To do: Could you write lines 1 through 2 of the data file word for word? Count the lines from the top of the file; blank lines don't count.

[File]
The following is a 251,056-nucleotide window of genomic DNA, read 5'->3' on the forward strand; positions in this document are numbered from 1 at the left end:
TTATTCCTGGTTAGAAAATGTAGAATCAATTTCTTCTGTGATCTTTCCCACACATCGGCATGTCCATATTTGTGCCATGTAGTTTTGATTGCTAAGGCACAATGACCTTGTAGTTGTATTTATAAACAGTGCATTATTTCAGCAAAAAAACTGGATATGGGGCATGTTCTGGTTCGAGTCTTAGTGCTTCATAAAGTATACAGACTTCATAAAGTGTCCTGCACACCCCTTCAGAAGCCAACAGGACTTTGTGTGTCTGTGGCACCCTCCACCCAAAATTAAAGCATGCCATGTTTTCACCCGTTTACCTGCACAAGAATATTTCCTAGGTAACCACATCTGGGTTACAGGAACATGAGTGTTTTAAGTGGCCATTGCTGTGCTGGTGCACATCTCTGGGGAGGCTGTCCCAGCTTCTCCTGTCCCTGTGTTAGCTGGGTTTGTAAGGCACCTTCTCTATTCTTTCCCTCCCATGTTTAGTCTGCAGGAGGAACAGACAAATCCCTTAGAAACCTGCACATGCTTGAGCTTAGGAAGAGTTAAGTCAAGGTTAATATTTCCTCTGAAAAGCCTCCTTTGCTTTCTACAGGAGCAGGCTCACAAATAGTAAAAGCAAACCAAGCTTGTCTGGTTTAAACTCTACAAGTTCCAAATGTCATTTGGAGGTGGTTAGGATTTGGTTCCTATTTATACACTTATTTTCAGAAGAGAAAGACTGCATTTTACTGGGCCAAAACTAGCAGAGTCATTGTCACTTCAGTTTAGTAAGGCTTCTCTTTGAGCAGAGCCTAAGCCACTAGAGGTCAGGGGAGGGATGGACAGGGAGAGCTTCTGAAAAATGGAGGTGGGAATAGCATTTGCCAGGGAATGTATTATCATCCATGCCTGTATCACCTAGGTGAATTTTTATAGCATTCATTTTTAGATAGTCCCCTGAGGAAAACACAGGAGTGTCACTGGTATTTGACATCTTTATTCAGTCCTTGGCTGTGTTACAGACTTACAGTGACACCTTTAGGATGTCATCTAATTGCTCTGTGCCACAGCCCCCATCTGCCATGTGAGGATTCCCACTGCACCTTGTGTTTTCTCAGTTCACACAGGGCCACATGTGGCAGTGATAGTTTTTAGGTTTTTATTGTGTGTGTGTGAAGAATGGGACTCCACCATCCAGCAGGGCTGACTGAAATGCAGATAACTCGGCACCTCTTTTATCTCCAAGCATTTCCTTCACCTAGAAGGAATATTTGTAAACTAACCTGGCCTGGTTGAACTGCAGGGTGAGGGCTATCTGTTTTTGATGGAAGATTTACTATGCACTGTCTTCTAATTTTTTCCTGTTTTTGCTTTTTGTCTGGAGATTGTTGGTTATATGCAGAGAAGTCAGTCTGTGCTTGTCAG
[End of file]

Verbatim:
The following is a 251,056-nucleotide window of genomic DNA, read 5'->3' on the forward strand; positions in this document are numbered from 1 at the left end:
TTATTCCTGGTTAGAAAATGTAGAATCAATTTCTTCTGTGATCTTTCCCACACATCGGCATGTCCATATTTGTGCCATGTAGTTTTGATTGCTAAGGCACAATGACCTTGTAGTTGTATTTATAAACAGTGCATTATTTCAGCAAAAAAACTGGATATGGGGCATGTTCTGGTTCGAGTCTTAGTGCTTCATAAAGTATACAGACTTCATAAAGTGTCCTGCACACCCCTTCAGAAGCCAACAGGACTTTGTGTGTCTGTGGCACCCTCCACCCAAAATTAAAGCATGCCATGTTTTCACCCGTTTACCTGCACAAGAATATTTCCTAGGTAACCACATCTGGGTTACAGGAACATGAGTGTTTTAAGTGGCCATTGCTGTGCTGGTGCACATCTCTGGGGAGGCTGTCCCAGCTTCTCCTGTCCCTGTGTTAGCTGGGTTTGTAAGGCACCTTCTCTATTCTTTCCCTCCCATGTTTAGTCTGCAGGAGGAACAGACAAATCCCTTAGAAACCTGCACATGCTTGAGCTTAGGAAGAGTTAAGTCAAGGTTAATATTTCCTCTGAAAAGCCTCCTTTGCTTTCTACAGGAGCAGGCTCACAAATAGTAAAAGCAAACCAAGCTTGTCTGGTTTAAACTCTACAAGTTCCAAATGTCATTTGGAGGTGGTTAGGATTTGGTTCCTATTTATACACTTATTTTCAGAAGAGAAAGACTGCATTTTACTGGGCCAAAACTAGCAGAGTCATTGTCACTTCAGTTTAGTAAGGCTTCTCTTTGAGCAGAGCCTAAGCCACTAGAGGTCAGGGGAGGGATGGACAGGGAGAGCTTCTGAAAAATGGAGGTGGGAATAGCATTTGCCAGGGAATGTATTATCATCCATGCCTGTATCACCTAGGTGAATTTTTATAGCATTCATTTTTAGATAGTCCCCTGAGGAAAACACAGGAGTGTCACTGGTATTTGACATCTTTATTCAGTCCTTGGCTGTGTTACAGACTTACAGTGACACCTTTAGGATGTCATCTAATTGCTCTGTGCCACAGCCCCCATCTGCCATGTGAGGATTCCCACTGCACCTTGTGTTTTCTCAGTTCACACAGGGCCACATGTGGCAGTGATAGTTTTTAGGTTTTTATTGTGTGTGTGTGAAGAATGGGACTCCACCATCCAGCAGGGCTGACTGAAATGCAGATAACTCGGCACCTCTTTTATCTCCAAGCATTTCCTTCACCTAGAAGGAATATTTGTAAACTAACCTGGCCTGGTTGAACTGCAGGGTGAGGGCTATCTGTTTTTGATGGAAGATTTACTATGCACTGTCTTCTAATTTTTTCCTGTTTTTGCTTTTTGTCTGGAGATTGTTGGTTATATGCAGAGAAGTCAGTCTGTGCTTGTCAG